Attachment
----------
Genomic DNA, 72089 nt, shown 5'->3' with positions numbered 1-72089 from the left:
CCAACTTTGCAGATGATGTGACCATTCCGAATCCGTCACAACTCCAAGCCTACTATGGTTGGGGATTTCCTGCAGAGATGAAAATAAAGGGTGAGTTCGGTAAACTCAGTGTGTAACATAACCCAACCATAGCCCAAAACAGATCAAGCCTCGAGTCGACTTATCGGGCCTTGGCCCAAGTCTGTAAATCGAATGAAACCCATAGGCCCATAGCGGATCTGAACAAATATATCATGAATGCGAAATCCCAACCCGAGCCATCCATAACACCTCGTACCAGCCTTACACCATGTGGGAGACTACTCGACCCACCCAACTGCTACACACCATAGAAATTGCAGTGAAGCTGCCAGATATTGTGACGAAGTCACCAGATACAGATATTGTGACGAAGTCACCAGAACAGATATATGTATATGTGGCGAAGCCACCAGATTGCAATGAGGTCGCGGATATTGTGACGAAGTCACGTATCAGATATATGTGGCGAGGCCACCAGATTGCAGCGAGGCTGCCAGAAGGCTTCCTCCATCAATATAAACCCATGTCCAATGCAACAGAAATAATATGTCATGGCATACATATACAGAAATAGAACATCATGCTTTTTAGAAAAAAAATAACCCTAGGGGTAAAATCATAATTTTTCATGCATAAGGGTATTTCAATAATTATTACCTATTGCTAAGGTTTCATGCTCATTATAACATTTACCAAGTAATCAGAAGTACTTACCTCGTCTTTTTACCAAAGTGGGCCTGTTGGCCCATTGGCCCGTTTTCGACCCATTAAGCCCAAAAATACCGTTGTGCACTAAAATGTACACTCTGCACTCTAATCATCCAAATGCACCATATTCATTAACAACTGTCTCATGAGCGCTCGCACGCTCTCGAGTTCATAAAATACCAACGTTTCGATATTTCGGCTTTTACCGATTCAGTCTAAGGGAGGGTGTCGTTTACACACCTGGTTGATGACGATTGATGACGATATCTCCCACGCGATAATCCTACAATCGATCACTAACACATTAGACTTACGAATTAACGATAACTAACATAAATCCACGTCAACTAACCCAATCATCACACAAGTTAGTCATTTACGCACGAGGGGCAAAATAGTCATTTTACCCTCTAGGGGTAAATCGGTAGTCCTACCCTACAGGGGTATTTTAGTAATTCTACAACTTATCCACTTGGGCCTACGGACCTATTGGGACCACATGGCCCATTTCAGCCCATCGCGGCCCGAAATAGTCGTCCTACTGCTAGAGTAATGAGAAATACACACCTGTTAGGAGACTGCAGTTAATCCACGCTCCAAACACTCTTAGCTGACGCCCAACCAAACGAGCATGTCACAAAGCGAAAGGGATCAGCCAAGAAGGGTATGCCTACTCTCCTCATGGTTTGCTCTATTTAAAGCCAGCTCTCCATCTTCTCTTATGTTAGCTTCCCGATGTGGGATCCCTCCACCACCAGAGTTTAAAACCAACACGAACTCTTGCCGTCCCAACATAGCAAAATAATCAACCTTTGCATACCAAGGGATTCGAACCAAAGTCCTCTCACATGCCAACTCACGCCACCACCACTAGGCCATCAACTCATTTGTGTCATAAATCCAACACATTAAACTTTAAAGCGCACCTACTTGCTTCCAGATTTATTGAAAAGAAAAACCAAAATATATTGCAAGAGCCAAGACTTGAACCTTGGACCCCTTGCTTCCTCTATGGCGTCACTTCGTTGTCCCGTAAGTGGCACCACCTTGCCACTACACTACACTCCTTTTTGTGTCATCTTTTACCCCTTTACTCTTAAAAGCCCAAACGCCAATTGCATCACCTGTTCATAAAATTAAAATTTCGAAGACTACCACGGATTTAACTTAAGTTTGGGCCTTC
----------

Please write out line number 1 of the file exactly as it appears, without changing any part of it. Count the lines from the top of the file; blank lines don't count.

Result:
Genomic DNA, 72089 nt, shown 5'->3' with positions numbered 1-72089 from the left: